PCT International Preliminary Examination Report for PCT/US03/18540, Aug. 24, 2004.
PCT International Search Report for PCT/US01/42186, Mailed Feb. 13, 2002.
PCT International Search Report for PCT/US02/22889 2 pgs, Mailed May 8, 2003.
PCT International Search Report for PCT/US03/18540 1 pg, Mailed Oct. 15, 2003.
U.S. Appl. No. 10/352,655, filed Jan. 28, 2003, Tran et al.

Cited By (49)

* Cited by examiner, † Cited by third party
Publication number Priority date Publication date Assignee Title
US8353091B2 (en) * 2004-08-02 2013-01-15 Global Pathogen Solutions, Inc. Stun gun dart active retrieval system
US20080140027A1 (en) * 2004-08-02 2008-06-12 Global Pathogen Solutions, Inc. Stun gun dart active retrieval system
US9364213B2 (en) 2005-01-21 2016-06-14 Mayo Foundation For Medical Education And Research Thorascopic heart valve repair method
US20080188873A1 (en) * 2005-01-21 2008-08-07 Giovanni Speziali Thorascopic Heart Valve Repair Method and Apparatus
US8968338B2 (en) * 2005-01-21 2015-03-03 Mayo Foundation For Medical Education And Research Thorascopic heart valve repair method and apparatus
US20100174297A1 (en) * 2005-01-21 2010-07-08 Giovanni Speziali Thorascopic Heart Valve Repair Method and Apparatus
US8465500B2 (en) 2005-01-21 2013-06-18 Mayo Foundation For Medical Education And Research Thorascopic heart valve repair method and apparatus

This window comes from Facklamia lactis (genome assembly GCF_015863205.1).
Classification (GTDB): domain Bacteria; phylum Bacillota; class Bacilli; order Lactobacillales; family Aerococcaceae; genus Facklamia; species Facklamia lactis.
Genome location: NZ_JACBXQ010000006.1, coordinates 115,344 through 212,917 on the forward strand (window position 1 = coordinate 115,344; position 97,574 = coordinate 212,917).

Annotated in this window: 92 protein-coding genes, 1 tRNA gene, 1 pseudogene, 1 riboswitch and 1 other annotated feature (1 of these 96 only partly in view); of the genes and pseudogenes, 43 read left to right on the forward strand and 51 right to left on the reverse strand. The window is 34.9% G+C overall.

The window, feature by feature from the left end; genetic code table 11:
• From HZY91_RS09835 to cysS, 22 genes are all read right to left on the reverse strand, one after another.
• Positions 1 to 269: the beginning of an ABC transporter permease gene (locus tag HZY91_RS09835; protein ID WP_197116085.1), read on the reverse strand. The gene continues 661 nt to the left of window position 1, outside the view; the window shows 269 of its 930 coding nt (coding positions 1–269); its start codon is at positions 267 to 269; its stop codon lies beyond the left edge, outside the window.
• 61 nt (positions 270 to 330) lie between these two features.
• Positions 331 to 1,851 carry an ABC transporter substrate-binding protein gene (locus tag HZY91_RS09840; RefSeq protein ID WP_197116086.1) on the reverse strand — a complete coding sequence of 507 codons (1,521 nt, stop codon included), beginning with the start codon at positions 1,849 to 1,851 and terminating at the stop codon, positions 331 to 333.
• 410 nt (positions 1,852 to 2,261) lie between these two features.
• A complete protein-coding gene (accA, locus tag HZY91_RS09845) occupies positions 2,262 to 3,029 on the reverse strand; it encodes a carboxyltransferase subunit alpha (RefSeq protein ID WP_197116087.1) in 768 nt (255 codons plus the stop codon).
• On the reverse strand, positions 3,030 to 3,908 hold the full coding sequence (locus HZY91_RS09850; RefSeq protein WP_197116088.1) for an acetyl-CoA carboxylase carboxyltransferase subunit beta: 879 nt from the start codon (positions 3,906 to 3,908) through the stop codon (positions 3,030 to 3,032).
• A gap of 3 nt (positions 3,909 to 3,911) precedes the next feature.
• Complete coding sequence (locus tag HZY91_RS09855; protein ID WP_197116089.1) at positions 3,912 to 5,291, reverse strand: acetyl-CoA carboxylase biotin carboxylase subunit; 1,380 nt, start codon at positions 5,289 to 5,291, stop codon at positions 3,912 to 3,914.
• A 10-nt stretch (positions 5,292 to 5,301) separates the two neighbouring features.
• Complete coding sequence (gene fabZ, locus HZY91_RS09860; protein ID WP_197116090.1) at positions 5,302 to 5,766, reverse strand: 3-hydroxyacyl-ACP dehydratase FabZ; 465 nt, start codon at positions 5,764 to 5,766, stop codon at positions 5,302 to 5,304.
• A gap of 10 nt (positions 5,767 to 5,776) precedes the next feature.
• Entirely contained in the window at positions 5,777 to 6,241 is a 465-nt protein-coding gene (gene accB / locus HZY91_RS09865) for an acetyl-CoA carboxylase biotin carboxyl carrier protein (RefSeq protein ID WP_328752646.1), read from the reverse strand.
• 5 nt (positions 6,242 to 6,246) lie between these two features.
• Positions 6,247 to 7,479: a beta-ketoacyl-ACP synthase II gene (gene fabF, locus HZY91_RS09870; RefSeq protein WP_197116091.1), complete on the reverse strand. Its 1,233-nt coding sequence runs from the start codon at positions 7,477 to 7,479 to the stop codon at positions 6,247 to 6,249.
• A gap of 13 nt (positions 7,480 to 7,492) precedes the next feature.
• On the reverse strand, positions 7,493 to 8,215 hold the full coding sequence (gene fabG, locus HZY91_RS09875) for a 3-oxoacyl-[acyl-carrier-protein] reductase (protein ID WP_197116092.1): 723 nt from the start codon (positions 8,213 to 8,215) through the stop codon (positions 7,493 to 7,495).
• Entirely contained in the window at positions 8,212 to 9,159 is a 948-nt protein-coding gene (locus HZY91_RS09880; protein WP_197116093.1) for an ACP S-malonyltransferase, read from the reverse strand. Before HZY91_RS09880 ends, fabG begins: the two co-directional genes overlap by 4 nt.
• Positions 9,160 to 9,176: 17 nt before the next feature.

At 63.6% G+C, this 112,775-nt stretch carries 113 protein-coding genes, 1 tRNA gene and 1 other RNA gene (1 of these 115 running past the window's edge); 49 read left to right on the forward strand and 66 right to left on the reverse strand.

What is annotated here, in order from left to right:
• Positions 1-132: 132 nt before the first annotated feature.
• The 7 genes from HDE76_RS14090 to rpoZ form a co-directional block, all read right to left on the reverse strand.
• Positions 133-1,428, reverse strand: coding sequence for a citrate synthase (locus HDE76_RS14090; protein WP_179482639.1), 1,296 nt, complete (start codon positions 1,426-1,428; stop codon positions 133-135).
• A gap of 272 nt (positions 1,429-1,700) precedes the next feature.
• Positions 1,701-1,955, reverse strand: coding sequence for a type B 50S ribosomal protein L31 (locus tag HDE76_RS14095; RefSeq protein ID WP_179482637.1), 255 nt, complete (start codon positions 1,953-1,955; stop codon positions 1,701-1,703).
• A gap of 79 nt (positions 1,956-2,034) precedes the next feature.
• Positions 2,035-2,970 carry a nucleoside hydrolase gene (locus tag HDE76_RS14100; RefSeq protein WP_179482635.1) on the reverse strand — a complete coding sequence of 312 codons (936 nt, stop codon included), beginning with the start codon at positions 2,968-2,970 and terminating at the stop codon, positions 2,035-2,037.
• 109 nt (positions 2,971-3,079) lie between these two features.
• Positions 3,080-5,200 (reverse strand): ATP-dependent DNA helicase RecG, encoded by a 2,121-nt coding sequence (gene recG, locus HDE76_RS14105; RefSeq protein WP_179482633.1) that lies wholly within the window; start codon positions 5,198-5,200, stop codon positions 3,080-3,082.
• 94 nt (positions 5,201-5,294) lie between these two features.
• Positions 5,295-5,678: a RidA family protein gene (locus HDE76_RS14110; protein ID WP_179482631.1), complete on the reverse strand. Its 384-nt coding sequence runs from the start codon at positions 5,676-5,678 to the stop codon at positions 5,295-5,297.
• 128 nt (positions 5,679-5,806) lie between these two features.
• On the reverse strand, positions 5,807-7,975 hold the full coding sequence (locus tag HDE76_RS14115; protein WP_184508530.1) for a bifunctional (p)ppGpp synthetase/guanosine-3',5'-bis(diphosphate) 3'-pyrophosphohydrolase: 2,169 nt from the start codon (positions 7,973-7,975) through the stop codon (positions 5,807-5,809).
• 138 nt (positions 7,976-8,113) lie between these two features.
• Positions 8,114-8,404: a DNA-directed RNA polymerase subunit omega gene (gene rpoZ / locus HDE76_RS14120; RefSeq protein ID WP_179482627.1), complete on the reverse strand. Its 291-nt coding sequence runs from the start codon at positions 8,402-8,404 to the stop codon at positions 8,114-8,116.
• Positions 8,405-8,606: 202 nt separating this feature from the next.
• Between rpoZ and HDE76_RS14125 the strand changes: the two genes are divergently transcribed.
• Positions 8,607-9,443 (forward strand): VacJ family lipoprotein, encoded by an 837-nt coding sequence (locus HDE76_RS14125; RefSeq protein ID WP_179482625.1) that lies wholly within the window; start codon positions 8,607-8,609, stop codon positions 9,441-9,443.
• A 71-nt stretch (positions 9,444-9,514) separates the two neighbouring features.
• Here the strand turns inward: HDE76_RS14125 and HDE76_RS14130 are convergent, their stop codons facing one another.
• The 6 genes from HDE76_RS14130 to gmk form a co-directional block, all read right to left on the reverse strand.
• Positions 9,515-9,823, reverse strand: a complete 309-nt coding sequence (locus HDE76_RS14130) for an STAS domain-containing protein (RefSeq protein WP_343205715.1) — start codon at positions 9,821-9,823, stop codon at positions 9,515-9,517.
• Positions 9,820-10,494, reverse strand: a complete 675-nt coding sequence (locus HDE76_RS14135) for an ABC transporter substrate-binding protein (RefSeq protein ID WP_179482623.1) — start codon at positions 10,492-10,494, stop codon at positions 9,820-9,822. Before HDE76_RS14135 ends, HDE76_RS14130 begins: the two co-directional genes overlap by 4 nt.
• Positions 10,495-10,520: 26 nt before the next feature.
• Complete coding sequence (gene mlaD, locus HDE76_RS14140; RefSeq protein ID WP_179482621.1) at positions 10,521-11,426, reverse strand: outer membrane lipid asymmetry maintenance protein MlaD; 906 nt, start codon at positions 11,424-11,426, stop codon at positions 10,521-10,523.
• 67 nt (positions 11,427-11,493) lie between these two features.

US9700300B2 (en) 2005-01-21 2017-07-11 Mayo Foundation For Medical Education And Research Thorascopic heart valve repair apparatus
US20060264975A1 (en) * 2005-05-17 2006-11-23 Pipenhagen Catherine A Suture loop closure device
US20080097482A1 (en) * 2006-10-24 2008-04-24 Gregory Bain Suture device having selective needle actuation and related method
US8562629B2 (en) 2006-10-24 2013-10-22 Arthrocare Corporation Suture device having selective needle actuation and related method
US20090105729A1 (en) * 2007-10-18 2009-04-23 John Zentgraf Minimally invasive repair of a valve leaflet in a beating heart
US8758393B2 (en) * 2007-10-18 2014-06-24 Neochord, Inc. Minimally invasive repair of a valve leaflet in a beating heart
US20090105751A1 (en) * 2007-10-18 2009-04-23 John Zentgraf Minimally invasive repair of a valve leaflet in a beating heart
US9192374B2 (en) 2007-10-18 2015-11-24 Neochord, Inc. Minimally invasive repair of a valve leaflet in a beating heart
US8460318B2 (en) * 2008-11-07 2013-06-11 Arthrex, Inc. Suturing instrument and method for passing multiple sutures
US20100121352A1 (en) * 2008-11-07 2010-05-13 Murray R Pepper Suturing instrument and method for passing multiple sutures
US9393010B2 (en) 2008-11-07 2016-07-19 Arthrex, Inc. Suturing instrument for passing multiple sutures
US8147505B2 (en) 2009-03-23 2012-04-03 Arthrocare Corporation Surgical instrument for manipulating surgical suture and methods of use
US20100241144A1 (en) * 2009-03-23 2010-09-23 George Delli-Santi Surgical instrument for manipulating surgical suture and methods of use
US8469974B2 (en) * 2009-07-15 2013-06-25 Pivot Medical, Inc. Method and apparatus for treating a hip joint, including the provision and use of a novel suture passer
US20110066165A1 (en) * 2009-07-15 2011-03-17 David Skinlo Method and apparatus for treating a hip joint, including the provision and use of a novel suture passer